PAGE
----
It is true that people don't usually like to change until something is broken. So now that many things need to be rebuilt, Japan can rethink how they can build it better. However, I still don't see how the Deloitte products can be disruptive technologies here. How are these related directly?
Sometimes it takes an event of this magnitude to spur business into action. Interest in green technology in the US has heightened since the events in the Middle East. Many of the technologies identified by Deloitte are interesting but haven't had much application yet. The quake could spur companies to really find a practical application for social networking, which so far has been for personal communication
I agree with you Jbond,though its a bit hard to see everything about the future all at once except when eye-opener event like that of Japan happens. Sometimes, we don,t think we need change until we see reason(s) for it and by then it might a hard way to learn that there is a need for a change.But if we continue to learn from both good and so called bad event,then the largest room will continue to be" Room for improvement"
I agree jbond, current picture is showing global important topics as -green energy, -supply processes rethinking, -mobile services/communications improvements to support emergency, could receive a new speed-up and determination by Govs across the globle with the aim to address them (or a plan to address them) definitely and soon.
This is a very positive article. It is true that whenever there is a disaster somewhere in the world that has global impact, something good always comes out of it. It's a shame that it takes disasters and other major problems to implement change. All of those suggestions should benefit the supply chain and other facets of the industry. Too bad they couldn't have taken place without so many losses.
EBN Dialogue enables and encourages you to participate in live chats with notable leaders and luminaries. Not only editors and journalists, but the entire EBN community is able to comment and ask questions. Listed below are upcoming and archived chats.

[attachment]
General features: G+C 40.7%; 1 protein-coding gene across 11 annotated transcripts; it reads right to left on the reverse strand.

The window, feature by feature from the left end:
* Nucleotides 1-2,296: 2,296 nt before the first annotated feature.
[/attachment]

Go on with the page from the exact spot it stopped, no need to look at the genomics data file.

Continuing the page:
Thailand Stages a Comeback Join EBN contributor Jennifer Baljko on Thursday August 23, 2012, at 11:00 a.m. EST for a live chat on how electronic manufacturers in Thailand have shored up their supply chain to reduce the impact of future natural disasters.
Microsoft Surface: Potential Winners & Losers What are the implications for the electronics industry supply chain of Microsoft Corp.'s decision to launch its own tablet PC? Join industry veteran and EE Times' systems and OEM expert Rick Merritt on Tuesday, July 3, at 12:00 pm EDT for a Live Chat on this subject.
Join EBN contributor Jennifer Baljko on Thursday August 23, 2012, at 11:00 a.m. EST for a live chat on how electronic manufacturers in Thailand have shored up their supply chain to reduce the impact of future natural disasters.
Peter Drucker famously said "Trying to predict the future is like trying to drive down a country road at night with no lights while looking out the back window." Yet in the razor's-edge world of electronics—with a lean supply chain and just-in-time demands—the need to know the future is vital.
While no one really can accurately predict the future, we can take guidance from another Drucker saying which is the best way to predict the future is to create it.
You've heard the saying "the No. 1 supply chain risk is your people." That hasn't always been the case. But today's complex global supply chain requires a new type of multitalented employee. It's one who understands, finance, marketing, economics, is savvy with technology, graceful with relationships and can think analytically.
Where are these people? Are universities properly preparing the next generation supply chain professionals? How do train your existing workforce for these new, demanding positions?
Brian Fuller, editor-in-chief of EBN, will lead a 60-minute Avnet Velocity panel discussion that will ask and answer these and other questions swirling around today's supply-chain talent challenges.